Good Morning Cardinal Nation. Here’s what I have for you this morning:
WHAT’S NEXT FOR ROTATION: Some of the Post-Dispatch columnists discuss what they think the Cardinals’ rotation will look like now since Chris Carpenter will be out for the 2013 season. Ken Rosenthal also posted a video as to his thoughts on the rotation. All these guys are saying the right things. It’s pretty clear that Joe Kelly, Shelby Miller, and Trevor Rosenthal all have the ability to pitch in the Major Leagues, it’s just that the three of them combined don’t even come close to the Major League experience that will be voided with Carp’s absence. You have to think of the three, Kelly has the biggest shot of making the rotation seeing that he was there for the majority of the season in 2012, going 5-7 with a 3.53 ERA. You can never have too much pitching, and that is in some ways what the Cardinals have. Particularly with doubts of Lance Lynn having as strong a season and Jaime Garcia being able to stay healthy, you would have to expect that all three will be making at least a couple of starts in 2013.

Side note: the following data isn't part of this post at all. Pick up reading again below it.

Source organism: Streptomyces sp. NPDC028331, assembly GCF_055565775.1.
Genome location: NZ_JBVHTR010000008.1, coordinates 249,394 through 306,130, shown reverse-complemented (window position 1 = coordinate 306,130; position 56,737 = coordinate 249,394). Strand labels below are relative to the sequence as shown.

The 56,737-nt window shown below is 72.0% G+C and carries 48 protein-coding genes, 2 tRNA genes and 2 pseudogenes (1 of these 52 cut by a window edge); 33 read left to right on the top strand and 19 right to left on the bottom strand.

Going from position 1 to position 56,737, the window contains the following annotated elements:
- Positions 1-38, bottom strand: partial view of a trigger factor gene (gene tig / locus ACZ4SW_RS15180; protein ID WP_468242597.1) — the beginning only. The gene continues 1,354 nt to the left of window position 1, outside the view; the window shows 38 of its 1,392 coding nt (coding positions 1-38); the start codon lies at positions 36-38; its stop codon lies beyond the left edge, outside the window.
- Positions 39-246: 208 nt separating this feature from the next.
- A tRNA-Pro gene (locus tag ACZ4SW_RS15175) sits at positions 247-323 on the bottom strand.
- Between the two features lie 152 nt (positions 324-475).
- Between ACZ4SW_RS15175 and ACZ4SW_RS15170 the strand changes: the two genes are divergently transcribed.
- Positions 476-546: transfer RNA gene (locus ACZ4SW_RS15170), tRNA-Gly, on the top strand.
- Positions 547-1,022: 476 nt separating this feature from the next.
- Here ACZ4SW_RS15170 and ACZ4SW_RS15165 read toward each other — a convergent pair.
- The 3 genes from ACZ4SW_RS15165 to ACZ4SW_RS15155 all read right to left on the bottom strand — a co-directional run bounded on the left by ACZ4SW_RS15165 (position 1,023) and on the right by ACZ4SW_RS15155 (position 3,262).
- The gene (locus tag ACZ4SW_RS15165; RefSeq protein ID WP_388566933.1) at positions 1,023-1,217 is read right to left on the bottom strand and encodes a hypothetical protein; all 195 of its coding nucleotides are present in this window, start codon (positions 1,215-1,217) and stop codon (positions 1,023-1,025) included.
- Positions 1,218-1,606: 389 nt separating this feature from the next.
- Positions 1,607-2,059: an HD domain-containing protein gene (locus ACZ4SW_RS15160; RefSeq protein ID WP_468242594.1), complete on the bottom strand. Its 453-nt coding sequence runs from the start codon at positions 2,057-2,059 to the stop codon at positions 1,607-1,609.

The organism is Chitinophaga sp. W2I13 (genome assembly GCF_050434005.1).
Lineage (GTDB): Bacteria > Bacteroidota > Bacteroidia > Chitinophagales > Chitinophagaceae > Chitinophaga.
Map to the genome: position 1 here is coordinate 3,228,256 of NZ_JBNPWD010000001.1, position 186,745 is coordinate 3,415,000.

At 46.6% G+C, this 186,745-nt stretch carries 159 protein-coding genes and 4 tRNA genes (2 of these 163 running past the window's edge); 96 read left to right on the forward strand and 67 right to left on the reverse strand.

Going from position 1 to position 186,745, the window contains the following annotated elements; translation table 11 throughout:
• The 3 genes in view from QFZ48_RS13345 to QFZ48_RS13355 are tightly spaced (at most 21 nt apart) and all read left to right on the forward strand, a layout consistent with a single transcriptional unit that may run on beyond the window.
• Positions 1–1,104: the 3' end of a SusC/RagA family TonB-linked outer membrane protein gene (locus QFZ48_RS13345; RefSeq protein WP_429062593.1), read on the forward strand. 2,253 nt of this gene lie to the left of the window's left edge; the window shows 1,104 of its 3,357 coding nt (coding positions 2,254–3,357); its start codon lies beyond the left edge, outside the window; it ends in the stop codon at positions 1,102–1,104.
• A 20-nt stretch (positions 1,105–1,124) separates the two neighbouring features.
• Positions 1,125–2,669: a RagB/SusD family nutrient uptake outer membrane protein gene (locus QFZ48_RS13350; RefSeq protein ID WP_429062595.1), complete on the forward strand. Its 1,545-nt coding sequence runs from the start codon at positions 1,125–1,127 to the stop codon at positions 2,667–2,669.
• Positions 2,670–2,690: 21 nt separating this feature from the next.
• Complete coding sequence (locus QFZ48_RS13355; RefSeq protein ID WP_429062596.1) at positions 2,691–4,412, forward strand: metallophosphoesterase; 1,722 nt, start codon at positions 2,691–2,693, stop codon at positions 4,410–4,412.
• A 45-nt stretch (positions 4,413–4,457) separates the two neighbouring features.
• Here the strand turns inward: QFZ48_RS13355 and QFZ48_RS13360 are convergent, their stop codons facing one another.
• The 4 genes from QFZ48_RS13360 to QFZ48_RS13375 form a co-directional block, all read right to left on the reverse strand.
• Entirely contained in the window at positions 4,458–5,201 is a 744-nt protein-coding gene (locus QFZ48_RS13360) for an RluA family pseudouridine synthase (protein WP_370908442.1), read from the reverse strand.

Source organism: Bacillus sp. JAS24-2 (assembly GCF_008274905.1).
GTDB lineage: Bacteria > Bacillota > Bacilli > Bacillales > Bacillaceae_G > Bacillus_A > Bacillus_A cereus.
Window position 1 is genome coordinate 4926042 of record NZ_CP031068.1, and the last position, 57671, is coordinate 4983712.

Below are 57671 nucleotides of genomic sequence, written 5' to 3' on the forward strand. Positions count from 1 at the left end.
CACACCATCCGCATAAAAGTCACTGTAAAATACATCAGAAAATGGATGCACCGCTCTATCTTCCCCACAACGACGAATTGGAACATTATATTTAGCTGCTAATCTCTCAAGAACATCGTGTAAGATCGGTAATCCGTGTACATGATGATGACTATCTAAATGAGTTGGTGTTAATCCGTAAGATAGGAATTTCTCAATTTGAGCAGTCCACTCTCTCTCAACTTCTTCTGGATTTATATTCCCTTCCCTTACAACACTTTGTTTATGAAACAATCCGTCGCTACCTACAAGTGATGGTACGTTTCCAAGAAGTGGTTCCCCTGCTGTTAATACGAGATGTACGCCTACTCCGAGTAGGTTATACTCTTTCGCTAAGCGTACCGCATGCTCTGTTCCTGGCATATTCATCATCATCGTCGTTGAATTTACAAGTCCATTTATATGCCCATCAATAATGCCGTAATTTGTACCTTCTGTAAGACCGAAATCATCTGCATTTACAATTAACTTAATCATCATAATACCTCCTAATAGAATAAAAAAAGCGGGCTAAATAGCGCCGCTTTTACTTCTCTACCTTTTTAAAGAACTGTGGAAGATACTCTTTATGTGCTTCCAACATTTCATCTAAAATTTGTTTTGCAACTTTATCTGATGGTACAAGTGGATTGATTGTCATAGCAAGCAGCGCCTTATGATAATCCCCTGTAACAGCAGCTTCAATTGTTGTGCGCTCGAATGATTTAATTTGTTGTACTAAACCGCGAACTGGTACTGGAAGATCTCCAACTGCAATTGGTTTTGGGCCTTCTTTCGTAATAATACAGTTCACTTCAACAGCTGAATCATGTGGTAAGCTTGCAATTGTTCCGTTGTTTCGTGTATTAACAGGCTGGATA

JOSH HANCOCK: The Cardinals have issued #32 to a player (C Rob Johnson) for the first time since Josh Hancock tragically died in an automobile accident in 2007. Derrick Goold reviews all of the other uniform number changes as well. I gotta tell ya, I’m a bad baseball fan in that I can’t remember paying attention to any uniform numbers since I was a kid. I don’t know why, it has just never seemed that important to me. I totally get the idea of retiring numbers and honoring players, but I sincerely feel that people make too much about what numbers people wear. Does it really matter?
CARPENTER LINKS: Yadier Molina spoke on Wednesday about catching Chris Carpenter made his job much easier. There is also a study from Washington University that came out that says Carpenter’s rib surgery is much more successful when performed on younger athletes. That’s a little bit of what Will Carroll was talking about with me yesterday. It’s not that coming back from the surgery is uncommon, but when you add it onto all of the other injuries that Carp sustained over the past decade or so, it just makes it all that much more difficult.